One of the most important questions you can ask a prospective juror is whether or not they can consider the entire range of punishment in a case. Lay out a scenario and ask that panelist whether they could even consider the minimum punishment. If they say no, you've got a challenge for cause (at least until the judge intimidates them into recanting their answer and giving the "right" one).
But what if that juror couldn't consider the upper range of punishment in a given case? The prosecutor has the right to challenge that juror for cause -- and the defense attorney damn sure isn't going to try to rehabilitate the juror by urging him to consider the max. That problem is even more apparent in a capital murder case.
In order to sit on a capital murder jury, a prospective juror has to be able to consider imposing the death penalty should the jury convict the defendant. Just think about that for a second.
In order to qualify for the jury, the prospective juror has to assume that the defendant is convicted (meaning all twelve jurors find him guilty) and has to be willing to recommend that the defendant be put to death.
Therefore a person on trial for capital murder is facing a jury that is both predisposed to convict him and to order him murdered by the hand of the state. The jury is rigged against the defendant before the trial even begins.
Where this becomes particularly problematic is the constitutional requirement that a defendant be tried by a jury of his peers. If you live in a rural, bible-thumping area, chances are you would be facing a jury that would only be to happy to put you to death because no one has ever actually read and understood either the Ten Commandments nor the New Testament. But, take a trip to any urban area and you are much more likely to find folks who are opposed to the death penalty for a myriad of reasons.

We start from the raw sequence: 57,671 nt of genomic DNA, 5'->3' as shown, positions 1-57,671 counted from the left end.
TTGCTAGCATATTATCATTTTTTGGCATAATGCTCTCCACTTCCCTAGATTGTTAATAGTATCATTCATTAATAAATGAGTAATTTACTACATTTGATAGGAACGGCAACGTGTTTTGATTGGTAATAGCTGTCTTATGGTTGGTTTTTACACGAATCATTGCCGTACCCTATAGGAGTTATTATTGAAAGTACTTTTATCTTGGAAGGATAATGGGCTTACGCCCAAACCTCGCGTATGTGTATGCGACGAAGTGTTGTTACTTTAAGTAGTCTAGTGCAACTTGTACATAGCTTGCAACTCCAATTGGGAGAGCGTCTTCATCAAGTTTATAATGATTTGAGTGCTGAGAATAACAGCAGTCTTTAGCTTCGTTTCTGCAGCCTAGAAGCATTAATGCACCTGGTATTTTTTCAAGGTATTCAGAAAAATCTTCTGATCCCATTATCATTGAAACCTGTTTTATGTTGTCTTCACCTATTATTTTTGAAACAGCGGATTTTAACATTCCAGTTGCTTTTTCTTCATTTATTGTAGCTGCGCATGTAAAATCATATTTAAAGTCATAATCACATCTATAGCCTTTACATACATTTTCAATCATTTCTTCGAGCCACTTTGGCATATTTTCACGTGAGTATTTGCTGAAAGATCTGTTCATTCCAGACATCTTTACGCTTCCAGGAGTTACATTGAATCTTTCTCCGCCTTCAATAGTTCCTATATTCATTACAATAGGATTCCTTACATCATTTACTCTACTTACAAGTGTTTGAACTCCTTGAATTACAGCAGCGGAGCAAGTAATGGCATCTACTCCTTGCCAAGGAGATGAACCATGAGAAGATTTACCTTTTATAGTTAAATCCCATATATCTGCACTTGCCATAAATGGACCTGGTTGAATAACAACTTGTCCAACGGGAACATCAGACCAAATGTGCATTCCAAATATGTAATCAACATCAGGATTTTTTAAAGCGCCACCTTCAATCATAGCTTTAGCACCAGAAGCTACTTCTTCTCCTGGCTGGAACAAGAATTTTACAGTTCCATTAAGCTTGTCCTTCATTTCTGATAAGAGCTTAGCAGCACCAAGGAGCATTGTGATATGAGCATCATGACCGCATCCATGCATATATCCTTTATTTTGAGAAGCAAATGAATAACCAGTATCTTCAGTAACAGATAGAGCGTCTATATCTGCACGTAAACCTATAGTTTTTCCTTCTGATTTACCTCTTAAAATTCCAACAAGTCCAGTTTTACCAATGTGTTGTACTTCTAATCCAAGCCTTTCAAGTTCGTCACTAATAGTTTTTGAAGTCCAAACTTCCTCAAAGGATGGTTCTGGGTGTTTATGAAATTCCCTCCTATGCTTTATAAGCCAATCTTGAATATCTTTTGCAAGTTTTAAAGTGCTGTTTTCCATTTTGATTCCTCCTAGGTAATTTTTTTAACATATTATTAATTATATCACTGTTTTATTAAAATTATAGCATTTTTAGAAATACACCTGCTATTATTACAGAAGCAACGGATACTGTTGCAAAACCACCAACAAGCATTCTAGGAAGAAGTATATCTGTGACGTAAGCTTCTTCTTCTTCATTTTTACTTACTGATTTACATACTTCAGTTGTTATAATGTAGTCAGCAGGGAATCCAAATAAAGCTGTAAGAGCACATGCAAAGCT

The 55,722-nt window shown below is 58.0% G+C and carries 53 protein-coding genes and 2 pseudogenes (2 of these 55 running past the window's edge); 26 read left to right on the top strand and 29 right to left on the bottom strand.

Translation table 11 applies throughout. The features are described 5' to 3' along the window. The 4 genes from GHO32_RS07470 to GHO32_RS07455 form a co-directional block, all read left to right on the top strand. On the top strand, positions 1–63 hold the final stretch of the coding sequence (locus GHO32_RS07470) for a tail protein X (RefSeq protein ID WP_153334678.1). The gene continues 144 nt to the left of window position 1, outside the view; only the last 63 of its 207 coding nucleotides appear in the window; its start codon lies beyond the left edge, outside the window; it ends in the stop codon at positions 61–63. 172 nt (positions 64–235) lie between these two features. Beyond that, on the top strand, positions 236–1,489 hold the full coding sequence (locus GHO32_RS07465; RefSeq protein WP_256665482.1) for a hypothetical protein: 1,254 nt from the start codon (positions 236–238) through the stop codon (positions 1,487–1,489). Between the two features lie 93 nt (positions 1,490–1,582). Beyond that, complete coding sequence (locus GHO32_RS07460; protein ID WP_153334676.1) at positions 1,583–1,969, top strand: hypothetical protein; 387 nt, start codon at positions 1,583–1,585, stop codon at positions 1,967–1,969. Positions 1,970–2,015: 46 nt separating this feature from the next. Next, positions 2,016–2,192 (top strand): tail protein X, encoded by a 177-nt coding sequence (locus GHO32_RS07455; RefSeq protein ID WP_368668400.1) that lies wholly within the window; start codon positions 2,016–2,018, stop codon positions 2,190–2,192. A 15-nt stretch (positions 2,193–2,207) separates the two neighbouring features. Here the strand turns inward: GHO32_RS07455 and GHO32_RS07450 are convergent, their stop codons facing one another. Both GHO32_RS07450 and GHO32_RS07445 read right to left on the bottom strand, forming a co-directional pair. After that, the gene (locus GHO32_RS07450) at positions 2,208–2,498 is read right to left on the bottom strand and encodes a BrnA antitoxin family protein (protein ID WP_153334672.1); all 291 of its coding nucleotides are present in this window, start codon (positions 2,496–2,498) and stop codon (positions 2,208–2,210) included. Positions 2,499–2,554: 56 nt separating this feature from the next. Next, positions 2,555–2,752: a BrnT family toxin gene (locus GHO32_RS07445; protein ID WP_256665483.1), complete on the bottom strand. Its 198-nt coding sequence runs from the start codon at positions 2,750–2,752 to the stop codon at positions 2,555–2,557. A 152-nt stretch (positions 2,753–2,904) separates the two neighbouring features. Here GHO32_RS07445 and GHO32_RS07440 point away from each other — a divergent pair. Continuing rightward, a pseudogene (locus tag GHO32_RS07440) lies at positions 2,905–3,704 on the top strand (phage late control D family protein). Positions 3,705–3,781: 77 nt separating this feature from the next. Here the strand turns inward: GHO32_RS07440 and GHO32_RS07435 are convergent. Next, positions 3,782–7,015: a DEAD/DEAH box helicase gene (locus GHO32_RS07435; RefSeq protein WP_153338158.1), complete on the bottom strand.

If you are tried in Harris County, some of your peers may be adamantly opposed to the death penalty in all circumstances, some might be opposed to it except for the most heinous crimes and others may be supporters of state-sponsored murder. But when that jury is picked, the only folks you're going to see are the third group - the ones who are most likely to convict you.
If we really want folks tried by a jury of their peers, then we need to stop striking panelists because they are opposed to the death penalty. We must stop pretending that every community across this state ardently supports the ability of the state to exercise its most coercive power - the power to kill.
The point of our criminal (in)justice system is supposed to be to protect the rights of the accused. That being the case, "justice" doesn't require that the members of the jury in a capital case be "qualified" by their support of the death penalty.
The deck is already stacked against a criminal defendant. The state has the resources and manpower of the police, crime lab personnel and the courts to coerce defendants into pleading guilty. The state has the benefit of judges who will do what they can to rehabilitate jurors for the state in the name of judicial efficiency.
A "qualified" capital jury is just one more tool in the arsenal of the state to bring a defendant to his knees. It is time to change the rules so that a defendant in a capital murder case has the benefit of being tried by a jury of his peers - those who oppose the death penalty as well as those who support it.